Councilman Vari files for Ches. City mayor
— Councilman Frank Vari announced his candidacy for mayor on Tuesday, while uncertainty remains as to whether incumbent Mayor Dean Geracimos will seek re-election.
Upon winning re-election in 2014, Geracimos said it would be his last two-year term, but now it appears that he may be ready to seek a new term after passing over a chance at county offices. A feisty Vari said Wednesday that he decided to file regardless of Geracimos’ decision to run after the mayor’s April 5 “State of the Town” address, which he feels slighted the efforts of town
officials other than Geracimos.
The annual address focused on the achievements made under Geracimos’ administration in the past four years, but Vari said he, and others, heard the mayor say “I” more than “we” in the prepared speech. Vari also noted that several of the accomplishments achieved and events organized in Geracimos’ tenure started well before he took office.
“A lot of people took offense to his address. It wasn’t just Dean, but all of us — Dean, the council and town residents — who came together and said we need to change the direction of the water and sewer, beautify our town and make it a destination for visitors,” Vari said Wednesday. “I know it was his night to shine, and he did, but I think some of the people say that we need a face present in town.”
As a symbol of his campaign’s theme, Vari will begin his second attempt at the mayor’s seat — he lost to Geracimos in their first bids in 2012 by 15 votes — by taking his message to voterd — literally. The councilman said he plans to embark upon a walking tour of the town of roughly 700 people to hear their concerns in person.
“You can’t leave any rock unturned,” he said. “I think residents deserve more. They need a face for the town and (Geracimos) hasn’t given that to them.”
During his “State of the Town” address, Geracimos addressed feedback from residents who questioned why he does not keep regular office hours at town hall as previous mayors have done. He said that technology allows him to talk with relevant project staff and elected officials to improve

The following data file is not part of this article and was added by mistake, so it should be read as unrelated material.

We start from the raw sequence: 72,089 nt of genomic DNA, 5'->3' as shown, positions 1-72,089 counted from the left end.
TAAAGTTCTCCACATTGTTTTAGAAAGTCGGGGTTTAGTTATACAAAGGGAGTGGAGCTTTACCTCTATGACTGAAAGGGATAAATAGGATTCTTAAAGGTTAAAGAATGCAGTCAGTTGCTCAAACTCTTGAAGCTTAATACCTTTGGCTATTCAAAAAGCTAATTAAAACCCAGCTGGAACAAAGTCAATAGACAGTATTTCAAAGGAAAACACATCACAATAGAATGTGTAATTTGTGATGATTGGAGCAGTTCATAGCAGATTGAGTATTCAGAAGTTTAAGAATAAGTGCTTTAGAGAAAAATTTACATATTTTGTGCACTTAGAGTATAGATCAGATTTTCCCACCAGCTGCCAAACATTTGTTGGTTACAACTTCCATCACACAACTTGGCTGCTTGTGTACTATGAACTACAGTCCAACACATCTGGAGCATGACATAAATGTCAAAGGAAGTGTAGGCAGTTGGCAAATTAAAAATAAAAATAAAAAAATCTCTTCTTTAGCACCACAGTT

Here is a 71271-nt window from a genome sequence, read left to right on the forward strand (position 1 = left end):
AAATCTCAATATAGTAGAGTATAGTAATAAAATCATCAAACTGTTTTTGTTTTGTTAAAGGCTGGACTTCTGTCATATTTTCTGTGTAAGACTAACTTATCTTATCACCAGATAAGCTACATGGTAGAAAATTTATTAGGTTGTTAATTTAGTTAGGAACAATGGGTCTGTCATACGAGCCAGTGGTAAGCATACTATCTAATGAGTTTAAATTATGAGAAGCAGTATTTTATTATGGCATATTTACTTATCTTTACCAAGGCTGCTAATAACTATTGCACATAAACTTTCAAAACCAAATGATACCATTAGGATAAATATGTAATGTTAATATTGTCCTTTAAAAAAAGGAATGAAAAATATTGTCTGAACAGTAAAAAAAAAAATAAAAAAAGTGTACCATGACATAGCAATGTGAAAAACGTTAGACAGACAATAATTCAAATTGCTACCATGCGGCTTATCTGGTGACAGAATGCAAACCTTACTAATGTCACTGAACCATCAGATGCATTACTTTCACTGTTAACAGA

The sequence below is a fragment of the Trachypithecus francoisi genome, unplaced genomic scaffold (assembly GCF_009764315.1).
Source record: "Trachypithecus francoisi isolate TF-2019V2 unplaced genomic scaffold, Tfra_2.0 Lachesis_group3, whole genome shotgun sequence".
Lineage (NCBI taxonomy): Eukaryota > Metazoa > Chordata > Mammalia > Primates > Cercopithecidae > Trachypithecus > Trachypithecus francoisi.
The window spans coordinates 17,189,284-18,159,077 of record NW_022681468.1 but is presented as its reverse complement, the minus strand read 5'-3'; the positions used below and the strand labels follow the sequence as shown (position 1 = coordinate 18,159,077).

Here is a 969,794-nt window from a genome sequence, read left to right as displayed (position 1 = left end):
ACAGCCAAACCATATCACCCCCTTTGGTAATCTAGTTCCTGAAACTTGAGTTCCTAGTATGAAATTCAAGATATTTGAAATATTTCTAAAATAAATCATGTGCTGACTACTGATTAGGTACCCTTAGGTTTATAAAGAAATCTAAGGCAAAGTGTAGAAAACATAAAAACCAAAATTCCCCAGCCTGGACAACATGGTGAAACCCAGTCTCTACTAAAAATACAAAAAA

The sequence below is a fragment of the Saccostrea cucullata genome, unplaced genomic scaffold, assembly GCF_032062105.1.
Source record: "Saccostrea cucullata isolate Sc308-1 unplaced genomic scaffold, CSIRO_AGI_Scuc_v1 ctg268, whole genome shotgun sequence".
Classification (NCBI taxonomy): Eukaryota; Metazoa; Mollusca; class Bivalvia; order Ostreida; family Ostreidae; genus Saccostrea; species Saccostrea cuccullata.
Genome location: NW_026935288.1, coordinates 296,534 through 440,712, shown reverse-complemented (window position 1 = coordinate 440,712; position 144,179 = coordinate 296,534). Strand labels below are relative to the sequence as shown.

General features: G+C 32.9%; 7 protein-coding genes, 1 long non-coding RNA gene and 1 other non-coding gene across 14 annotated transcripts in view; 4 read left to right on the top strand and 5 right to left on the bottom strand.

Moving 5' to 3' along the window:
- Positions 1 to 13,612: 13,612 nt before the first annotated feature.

the town while also staying in touch with day-to-day operations.
“Having someone in the office from 9 a.m. to 5 p.m. is really a thing of the past,” he told residents, noting that he isn’t retired. “With technology today, I’m able to communicate with my staff and council, giving me time to be in Annapolis or on the phone. I can be just as efficient sitting in my living room as I can in the office.”
Vari disagrees with the mayor’s stance, however, and said that residents will be able to easily find him inperson if elected.
“I’m going to institute three days a week for fourhour blocks where I will be in office, so people know that the mayor is back in the house,” he said. “You can’t run a town by a cellphone.”
Vari said his three terms on town council have prepared him well to assume the mayor’s position, and pointed to his creation of the town’s popular 5K races and its metal recycling program for raising $120,000 over seven years, which offset the costs of the town’s singlestream recycling program, as evidence of his leadership. For five consecutive years, Chesapeake City has earned the title of top recycling town in the county.
If elected, Vari said he would continue to spearhead the building of the town’s new wastewater treatment plant, scheduled to break ground in 2017, and vigorously pursue the grants that have largely funded its recent improvements.
“I understand the wishes and dreams of the people in town, and right now they need someone who can direct them to happen,” he said.
Meanwhile, incumbent town councilmen Tom Morris and Harry Sampson have also filed for re-election to their seats on the five-member body. Currently they face no challengers as Morris seeks his second two-year term and Sampson seeks his sixth non-consecutive term.
The municipal election is set for June 6.
Town Councilman Frank Vari is running for mayor, saying the town’s leader should be present for citizens.
Samantha Bryant concentrates as she works her fabric through the sewing machine at Sew and Reap in Perryville Outlets.